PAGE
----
Where’s the equal protection in forest user-fee laws?

Letter from Steve Hannon

Forest Service Fees – June 2000 – Colorado Central Magazine

Dear Editors,

About the latest expansion of fees to use our public lands, it only seems fair that those who use something should pay for it.

What about livestock? Public-lands ranchers pay approximately $1.50 per “animal unit month” — a cow and calf for one month. That’s 1,000 pounds on eight feet that stomp all over the land, but mainly wetlands, at a fee of 5¢ per day. Each human fee-payer averages 150 pounds on two feet, at $10 per day.

Humans (hunters excepted) practically always stay on trails where the walking is much easier and to avoid getting lost. Livestock, not understanding the concept of a trail switchback and being abandoned to their own devices for the season by their owners, destroy scores of miles of trails each year. In the Rockies a mile of trail averages about $30,000.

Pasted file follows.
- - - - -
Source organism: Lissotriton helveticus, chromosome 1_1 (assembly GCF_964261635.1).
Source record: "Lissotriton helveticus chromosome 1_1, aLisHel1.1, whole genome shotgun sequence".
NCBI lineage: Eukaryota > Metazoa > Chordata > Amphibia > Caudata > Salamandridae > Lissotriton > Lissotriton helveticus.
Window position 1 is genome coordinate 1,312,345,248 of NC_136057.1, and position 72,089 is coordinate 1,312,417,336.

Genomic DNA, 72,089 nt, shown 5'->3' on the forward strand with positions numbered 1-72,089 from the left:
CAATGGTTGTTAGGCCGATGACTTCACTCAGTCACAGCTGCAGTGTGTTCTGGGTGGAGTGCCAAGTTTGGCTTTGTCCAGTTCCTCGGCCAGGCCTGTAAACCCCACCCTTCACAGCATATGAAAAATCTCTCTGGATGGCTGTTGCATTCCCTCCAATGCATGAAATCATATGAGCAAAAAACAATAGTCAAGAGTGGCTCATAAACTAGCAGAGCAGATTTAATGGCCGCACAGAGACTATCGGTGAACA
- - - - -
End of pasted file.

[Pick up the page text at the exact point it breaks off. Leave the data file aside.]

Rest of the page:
The human gets to pay twice, in his/her taxes and the fee. The cows and their owners pay essentially zero, given the array of subsidies and special tax breaks available to public-lands ranchers. Why else would so many big corporations and wealthy individuals (like W’s pals) be attracted to this business?

And except for the occasional Texan, humans do not relieve themselves in the streams and wetlands. While the cow can happily and legally deposit its e-coliforms in the stream, the human in a wilderness area (cows ARE permitted in wilderness areas) will be fined for camping within 100 feet of any water.

Equal protection under the law, correct?

Steve Hannon Denver